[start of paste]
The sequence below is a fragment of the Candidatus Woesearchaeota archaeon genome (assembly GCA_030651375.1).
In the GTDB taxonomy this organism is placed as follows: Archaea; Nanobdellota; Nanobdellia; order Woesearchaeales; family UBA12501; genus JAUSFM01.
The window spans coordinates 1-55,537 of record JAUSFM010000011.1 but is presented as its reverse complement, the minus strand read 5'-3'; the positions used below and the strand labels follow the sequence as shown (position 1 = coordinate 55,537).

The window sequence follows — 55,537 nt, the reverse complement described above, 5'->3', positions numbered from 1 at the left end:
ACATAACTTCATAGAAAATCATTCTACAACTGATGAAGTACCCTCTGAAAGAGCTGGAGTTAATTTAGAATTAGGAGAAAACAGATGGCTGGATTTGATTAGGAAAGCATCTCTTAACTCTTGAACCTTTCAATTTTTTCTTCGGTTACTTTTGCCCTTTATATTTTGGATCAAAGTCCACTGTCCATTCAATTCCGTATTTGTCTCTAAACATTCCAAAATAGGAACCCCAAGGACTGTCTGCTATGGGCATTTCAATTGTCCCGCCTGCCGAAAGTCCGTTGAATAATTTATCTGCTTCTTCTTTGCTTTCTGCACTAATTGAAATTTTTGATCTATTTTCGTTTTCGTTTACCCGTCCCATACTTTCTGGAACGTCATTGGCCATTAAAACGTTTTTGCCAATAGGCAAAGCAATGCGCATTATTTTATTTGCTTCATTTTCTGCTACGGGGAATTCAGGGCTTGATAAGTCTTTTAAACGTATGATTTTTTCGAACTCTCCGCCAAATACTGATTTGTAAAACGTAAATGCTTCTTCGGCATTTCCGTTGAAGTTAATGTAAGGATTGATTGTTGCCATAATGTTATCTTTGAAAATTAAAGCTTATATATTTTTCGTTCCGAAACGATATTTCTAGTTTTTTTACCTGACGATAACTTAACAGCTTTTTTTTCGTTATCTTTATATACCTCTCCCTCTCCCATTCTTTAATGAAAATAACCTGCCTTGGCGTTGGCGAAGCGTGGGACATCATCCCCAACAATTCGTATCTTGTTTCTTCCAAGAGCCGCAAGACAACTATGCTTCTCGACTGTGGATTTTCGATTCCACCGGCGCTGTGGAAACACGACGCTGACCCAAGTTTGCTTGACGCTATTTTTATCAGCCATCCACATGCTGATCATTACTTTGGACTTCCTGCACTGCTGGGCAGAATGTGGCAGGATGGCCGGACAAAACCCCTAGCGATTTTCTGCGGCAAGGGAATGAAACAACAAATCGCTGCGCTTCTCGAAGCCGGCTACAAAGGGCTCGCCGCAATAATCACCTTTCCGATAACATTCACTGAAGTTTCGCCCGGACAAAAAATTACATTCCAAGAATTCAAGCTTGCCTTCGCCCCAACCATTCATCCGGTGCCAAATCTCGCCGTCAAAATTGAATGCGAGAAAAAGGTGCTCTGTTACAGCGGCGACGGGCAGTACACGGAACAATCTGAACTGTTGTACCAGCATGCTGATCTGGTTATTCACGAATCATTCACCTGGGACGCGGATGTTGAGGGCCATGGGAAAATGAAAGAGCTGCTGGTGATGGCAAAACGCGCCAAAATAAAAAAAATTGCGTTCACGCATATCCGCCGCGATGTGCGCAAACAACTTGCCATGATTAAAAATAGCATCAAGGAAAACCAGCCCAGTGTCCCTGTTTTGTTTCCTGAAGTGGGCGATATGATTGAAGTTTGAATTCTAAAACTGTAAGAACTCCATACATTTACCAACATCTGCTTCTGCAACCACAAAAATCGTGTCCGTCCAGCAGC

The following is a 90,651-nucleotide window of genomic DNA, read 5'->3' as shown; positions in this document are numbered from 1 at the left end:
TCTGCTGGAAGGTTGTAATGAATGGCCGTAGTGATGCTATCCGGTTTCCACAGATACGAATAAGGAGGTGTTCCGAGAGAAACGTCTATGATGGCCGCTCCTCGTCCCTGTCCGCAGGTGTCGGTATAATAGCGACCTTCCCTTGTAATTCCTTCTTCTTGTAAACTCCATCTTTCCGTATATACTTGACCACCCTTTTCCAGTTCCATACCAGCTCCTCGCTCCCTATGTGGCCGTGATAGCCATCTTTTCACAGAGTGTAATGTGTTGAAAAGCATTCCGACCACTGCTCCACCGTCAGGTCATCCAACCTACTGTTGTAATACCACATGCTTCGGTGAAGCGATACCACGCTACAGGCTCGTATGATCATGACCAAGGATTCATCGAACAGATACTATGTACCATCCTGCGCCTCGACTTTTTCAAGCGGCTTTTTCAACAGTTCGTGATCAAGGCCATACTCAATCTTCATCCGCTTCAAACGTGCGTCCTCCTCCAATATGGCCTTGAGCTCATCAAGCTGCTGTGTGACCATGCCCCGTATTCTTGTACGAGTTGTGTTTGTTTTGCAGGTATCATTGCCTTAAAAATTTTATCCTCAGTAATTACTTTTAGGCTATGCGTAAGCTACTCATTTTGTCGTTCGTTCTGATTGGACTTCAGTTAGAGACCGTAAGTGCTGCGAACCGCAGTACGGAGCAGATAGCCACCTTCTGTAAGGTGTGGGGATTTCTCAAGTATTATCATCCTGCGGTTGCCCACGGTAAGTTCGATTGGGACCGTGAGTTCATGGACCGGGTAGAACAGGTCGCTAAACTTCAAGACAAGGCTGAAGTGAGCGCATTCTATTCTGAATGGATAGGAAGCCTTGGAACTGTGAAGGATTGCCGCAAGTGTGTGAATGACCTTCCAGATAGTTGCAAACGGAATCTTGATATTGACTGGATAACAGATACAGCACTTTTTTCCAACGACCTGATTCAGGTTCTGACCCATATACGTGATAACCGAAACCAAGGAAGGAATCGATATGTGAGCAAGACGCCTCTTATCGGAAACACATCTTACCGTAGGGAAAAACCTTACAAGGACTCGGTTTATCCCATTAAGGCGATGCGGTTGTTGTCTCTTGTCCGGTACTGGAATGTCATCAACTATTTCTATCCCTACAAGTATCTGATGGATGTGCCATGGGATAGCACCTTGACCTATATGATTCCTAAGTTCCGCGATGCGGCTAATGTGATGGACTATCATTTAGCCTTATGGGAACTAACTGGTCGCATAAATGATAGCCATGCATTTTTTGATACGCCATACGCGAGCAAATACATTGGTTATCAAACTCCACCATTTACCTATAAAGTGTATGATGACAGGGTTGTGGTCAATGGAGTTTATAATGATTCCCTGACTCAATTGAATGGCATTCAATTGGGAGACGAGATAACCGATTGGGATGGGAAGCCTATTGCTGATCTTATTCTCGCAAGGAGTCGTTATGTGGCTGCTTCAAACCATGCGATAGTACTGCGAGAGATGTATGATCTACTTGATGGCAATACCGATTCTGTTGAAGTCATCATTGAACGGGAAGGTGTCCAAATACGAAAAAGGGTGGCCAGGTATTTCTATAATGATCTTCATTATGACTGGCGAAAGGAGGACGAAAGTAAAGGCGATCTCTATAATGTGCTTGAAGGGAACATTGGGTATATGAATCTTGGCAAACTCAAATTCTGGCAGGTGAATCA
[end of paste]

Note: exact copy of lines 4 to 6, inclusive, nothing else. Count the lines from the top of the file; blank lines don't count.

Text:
The window sequence follows — 55,537 nt, the reverse complement described above, 5'->3', positions numbered from 1 at the left end:
ACATAACTTCATAGAAAATCATTCTACAACTGATGAAGTACCCTCTGAAAGAGCTGGAGTTAATTTAGAATTAGGAGAAAACAGATGGCTGGATTTGATTAGGAAAGCATCTCTTAACTCTTGAACCTTTCAATTTTTTCTTCGGTTACTTTTGCCCTTTATATTTTGGATCAAAGTCCACTGTCCATTCAATTCCGTATTTGTCTCTAAACATTCCAAAATAGGAACCCCAAGGACTGTCTGCTATGGGCATTTCAATTGTCCCGCCTGCCGAAAGTCCGTTGAATAATTTATCTGCTTCTTCTTTGCTTTCTGCACTAATTGAAATTTTTGATCTATTTTCGTTTTCGTTTACCCGTCCCATACTTTCTGGAACGTCATTGGCCATTAAAACGTTTTTGCCAATAGGCAAAGCAATGCGCATTATTTTATTTGCTTCATTTTCTGCTACGGGGAATTCAGGGCTTGATAAGTCTTTTAAACGTATGATTTTTTCGAACTCTCCGCCAAATACTGATTTGTAAAACGTAAATGCTTCTTCGGCATTTCCGTTGAAGTTAATGTAAGGATTGATTGTTGCCATAATGTTATCTTTGAAAATTAAAGCTTATATATTTTTCGTTCCGAAACGATATTTCTAGTTTTTTTACCTGACGATAACTTAACAGCTTTTTTTTCGTTATCTTTATATACCTCTCCCTCTCCCATTCTTTAATGAAAATAACCTGCCTTGGCGTTGGCGAAGCGTGGGACATCATCCCCAACAATTCGTATCTTGTTTCTTCCAAGAGCCGCAAGACAACTATGCTTCTCGACTGTGGATTTTCGATTCCACCGGCGCTGTGGAAACACGACGCTGACCCAAGTTTGCTTGACGCTATTTTTATCAGCCATCCACATGCTGATCATTACTTTGGACTTCCTGCACTGCTGGGCAGAATGTGGCAGGATGGCCGGACAAAACCCCTAGCGATTTTCTGCGGCAAGGGAATGAAACAACAAATCGCTGCGCTTCTCGAAGCCGGCTACAAAGGGCTCGCCGCAATAATCACCTTTCCGATAACATTCACTGAAGTTTCGCCCGGACAAAAAATTACATTCCAAGAATTCAAGCTTGCCTTCGCCCCAACCATTCATCCGGTGCCAAATCTCGCCGTCAAAATTGAATGCGAGAAAAAGGTGCTCTGTTACAGCGGCGACGGGCAGTACACGGAACAATCTGAACTGTTGTACCAGCATGCTGATCTGGTTATTCACGAATCATTCACCTGGGACGCGGATGTTGAGGGCCATGGGAAAATGAAAGAGCTGCTGGTGATGGCAAAACGCGCCAAAATAAAAAAAATTGCGTTCACGCATATCCGCCGCGATGTGCGCAAACAACTTGCCATGATTAAAAATAGCATCAAGGAAAACCAGCCCAGTGTCCCTGTTTTGTTTCCTGAAGTGGGCGATATGATTGAAGTTTGAATTCTAAAACTGTAAGAACTCCATACATTTACCAACATCTGCTTCTGCAACCACAAAAATCGTGTCCGTCCAGCAGC

The following is a 90,651-nucleotide window of genomic DNA, read 5'->3' as shown; positions in this document are numbered from 1 at the left end: